Most of Stancu’s allegations fall well below the level of any kind of adverse employment action. His allegation, for instance, that work orders were sent to his personal e-mail address comes nowhere close to qualifying as an adverse employment action. See, e.g., Cabral v. Brennan, 853 F.3d 763, 767 (5th Cir. 2017) (concluding that a two-day suspension from work exacted no “physical, emotional, or economic toll” and thus did not qualify as an adverse employment action); Aryain v. Wal-Mart Stores Texas LP, 534 F.3d 473, 485–86 (5th Cir. 2008) (being treated “poorly” and denied break times do not qualify as adverse employment actions). The same can be said of his complaints that he was the target of derogatory notes, subjected to extra scrutiny at work, received an unfair job performance rating, and was given repeated verbal warnings. See, e.g., Cabral, 853 F.3d at 767; Aryain, 534 F.3d at 485–86.

Some of Stancu’s allegations perhaps could constitute materially adverse employment actions but for their conclusory nature. He claims, for instance, that he was assigned to “work inside unventilated rooms infested with toxic and poisonous gases,” but he does not present evidence to show that this type of work assignment was atypical or unauthorized for shift engineers. The same goes for his assertions that he was assigned job duties for which he was not trained, deprived of supplies needed for the job, and subjected to a “vicious” move. These allegations are simply too conclusory. They fail to provide the detail necessary to create a genuine issue of material fact that Stancu was the target of an adverse action that would have dissuaded a reasonable worker from lodging discrimination charges. See Wheat, 811 F.3d at 707 (concluding that “bare-bone” allegations, without contextual detail, are insufficient to qualify as materially adverse actions).

Stancu also avers that Hyatt purposefully left him off the work schedule, but Hyatt’s evidence explains this was done by mistake, the scheduling problem was immediately corrected, and it has not been repeated. Stancu fails to carry his burden of producing evidence that shows that Hyatt’s stated reason was a pretext for retaliation.2 See Septimus v. Univ. of Houston, 399 F.3d 601, 607 (5th Cir. 2005). The district court’s grant of summary judgment on Stancu’s retaliation claim was correct.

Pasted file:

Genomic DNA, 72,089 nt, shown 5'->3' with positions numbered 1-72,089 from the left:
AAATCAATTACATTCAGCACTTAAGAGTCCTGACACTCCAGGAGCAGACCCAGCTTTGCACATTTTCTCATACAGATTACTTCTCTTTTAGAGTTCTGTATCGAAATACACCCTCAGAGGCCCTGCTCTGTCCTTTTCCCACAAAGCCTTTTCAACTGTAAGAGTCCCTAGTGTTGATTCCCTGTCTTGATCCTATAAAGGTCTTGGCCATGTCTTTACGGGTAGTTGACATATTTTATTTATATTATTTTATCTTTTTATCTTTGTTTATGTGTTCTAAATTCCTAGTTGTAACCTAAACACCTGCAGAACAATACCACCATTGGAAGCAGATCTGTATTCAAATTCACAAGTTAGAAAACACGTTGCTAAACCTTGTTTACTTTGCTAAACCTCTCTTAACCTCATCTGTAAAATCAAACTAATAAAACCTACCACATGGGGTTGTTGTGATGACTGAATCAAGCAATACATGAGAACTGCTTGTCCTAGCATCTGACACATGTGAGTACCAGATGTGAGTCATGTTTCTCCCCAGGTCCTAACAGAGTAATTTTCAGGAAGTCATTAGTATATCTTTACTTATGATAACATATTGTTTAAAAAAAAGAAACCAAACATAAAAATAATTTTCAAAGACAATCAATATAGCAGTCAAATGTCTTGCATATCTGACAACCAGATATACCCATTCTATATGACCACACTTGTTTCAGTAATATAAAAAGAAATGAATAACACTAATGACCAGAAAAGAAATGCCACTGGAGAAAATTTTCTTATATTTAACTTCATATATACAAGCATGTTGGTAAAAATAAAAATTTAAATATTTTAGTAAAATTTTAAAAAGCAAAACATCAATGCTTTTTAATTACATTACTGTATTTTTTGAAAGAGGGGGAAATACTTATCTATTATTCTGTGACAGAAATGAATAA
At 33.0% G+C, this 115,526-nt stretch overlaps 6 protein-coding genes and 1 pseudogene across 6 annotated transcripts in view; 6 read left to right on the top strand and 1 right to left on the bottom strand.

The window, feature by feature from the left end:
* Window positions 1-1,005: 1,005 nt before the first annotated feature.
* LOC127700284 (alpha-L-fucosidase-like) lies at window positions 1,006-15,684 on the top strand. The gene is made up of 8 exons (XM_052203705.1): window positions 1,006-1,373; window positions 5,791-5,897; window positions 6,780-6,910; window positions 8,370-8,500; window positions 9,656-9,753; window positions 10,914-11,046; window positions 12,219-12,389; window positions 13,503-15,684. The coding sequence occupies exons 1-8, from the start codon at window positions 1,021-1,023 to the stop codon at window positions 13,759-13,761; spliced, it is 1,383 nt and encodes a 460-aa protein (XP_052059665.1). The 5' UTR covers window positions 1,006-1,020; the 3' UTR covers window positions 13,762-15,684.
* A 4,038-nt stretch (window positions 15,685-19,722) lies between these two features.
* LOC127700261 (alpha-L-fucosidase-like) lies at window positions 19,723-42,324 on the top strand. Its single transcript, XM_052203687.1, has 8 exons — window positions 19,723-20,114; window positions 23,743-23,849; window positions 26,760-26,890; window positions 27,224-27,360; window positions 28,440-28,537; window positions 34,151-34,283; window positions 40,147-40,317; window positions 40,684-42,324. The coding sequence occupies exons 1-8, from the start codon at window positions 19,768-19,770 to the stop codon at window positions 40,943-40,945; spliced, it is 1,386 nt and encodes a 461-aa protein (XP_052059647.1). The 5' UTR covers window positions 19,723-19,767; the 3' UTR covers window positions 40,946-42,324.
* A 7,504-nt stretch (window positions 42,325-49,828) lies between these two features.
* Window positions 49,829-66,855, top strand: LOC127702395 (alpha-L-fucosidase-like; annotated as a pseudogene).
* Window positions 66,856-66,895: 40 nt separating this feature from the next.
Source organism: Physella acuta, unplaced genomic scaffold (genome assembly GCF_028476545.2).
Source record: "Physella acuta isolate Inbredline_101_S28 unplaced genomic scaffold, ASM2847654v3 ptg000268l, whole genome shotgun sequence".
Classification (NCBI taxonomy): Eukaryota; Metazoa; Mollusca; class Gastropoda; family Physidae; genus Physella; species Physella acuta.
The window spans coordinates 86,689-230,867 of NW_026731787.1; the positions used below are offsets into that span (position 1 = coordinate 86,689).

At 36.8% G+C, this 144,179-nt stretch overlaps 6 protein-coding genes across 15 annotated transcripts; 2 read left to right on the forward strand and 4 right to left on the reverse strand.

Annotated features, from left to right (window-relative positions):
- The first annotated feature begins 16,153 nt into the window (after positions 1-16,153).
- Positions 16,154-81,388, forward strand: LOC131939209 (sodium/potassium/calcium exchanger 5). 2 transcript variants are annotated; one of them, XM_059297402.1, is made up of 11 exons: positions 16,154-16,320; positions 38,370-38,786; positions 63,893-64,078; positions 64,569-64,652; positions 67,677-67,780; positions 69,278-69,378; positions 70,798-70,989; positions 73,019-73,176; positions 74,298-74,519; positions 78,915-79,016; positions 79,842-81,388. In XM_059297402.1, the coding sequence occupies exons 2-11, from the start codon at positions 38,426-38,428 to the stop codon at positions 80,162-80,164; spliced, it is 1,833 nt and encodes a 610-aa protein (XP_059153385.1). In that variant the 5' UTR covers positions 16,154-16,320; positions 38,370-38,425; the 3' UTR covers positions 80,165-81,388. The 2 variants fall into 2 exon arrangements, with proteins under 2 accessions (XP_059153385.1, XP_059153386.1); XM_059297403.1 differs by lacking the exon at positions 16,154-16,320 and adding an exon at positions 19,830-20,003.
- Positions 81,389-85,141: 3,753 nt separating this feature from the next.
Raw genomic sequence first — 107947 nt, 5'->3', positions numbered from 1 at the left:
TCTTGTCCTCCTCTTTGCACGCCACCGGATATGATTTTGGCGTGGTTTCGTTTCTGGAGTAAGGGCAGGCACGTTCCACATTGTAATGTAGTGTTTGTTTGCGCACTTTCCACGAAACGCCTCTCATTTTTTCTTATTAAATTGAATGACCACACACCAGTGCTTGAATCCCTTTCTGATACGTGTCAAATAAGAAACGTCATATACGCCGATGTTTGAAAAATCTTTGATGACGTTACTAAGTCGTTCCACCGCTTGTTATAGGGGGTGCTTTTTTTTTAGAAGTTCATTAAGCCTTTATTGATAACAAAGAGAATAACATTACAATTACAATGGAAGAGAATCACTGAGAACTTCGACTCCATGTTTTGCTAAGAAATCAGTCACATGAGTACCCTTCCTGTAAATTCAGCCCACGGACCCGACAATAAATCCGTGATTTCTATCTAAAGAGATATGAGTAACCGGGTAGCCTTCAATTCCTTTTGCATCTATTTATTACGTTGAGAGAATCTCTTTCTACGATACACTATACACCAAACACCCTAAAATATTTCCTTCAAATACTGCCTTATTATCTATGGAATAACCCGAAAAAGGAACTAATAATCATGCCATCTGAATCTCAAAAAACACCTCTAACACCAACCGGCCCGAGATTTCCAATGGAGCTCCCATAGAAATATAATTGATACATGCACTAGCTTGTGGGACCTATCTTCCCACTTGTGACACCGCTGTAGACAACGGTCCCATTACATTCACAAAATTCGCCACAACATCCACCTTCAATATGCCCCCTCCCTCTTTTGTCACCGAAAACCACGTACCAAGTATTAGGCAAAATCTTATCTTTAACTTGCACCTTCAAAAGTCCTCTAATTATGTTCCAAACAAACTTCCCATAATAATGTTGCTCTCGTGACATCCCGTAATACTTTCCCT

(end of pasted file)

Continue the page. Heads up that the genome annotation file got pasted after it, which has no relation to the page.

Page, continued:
Stancu also argues that he was subjected to a hostile work environment. He did not, however, object to the magistrate judge’s recommendation that this claim be resolved on summary judgment. This court therefore is limited to reviewing the district court’s judgment for plain error. See Douglass, 79 F.3d at 1417.

To establish a hostile work environment claim under the ADEA, an employee must show that “(1) he was over the age of 40; (2) [he] was subjected to harassment, either through words or actions, based on age; (3) the nature of the harassment was such that it created an objectively intimidating, hostile, or offensive work environment; and (4) there exists some basis for liability on the part of the employer.” Dediol v. Best Chevrolet, Inc., 655 F.3d 435, 441 (5th Cir. 2011).

The magistrate judge reasoned that the “only age-based harassment that Mr. Stancu offer[ed] evidence of [consists of] the notes that contained insults about his age.” Stancu admitted that he had no suspicions as to who left the notes and did not ask anyone in Hyatt’s management if they were responsible for them. This admission, the magistrate judge concluded, negates Stancu’s ability to establish that “there exists some basis for liability on the part of the employer.” Id. Stancu asserts that he “report[ed] [the notes] to management, and they didn’t stop” them from coming. But Stancu fails to specify how many notes were reported, the contents of those notes, and, perhaps most importantly, the frequency or content of any notes that he received after he reported the problem. It would be sheer speculation to conclude that “there exists some basis for liability on the part of the employer.” Id. We thus cannot say that the district court plainly erred.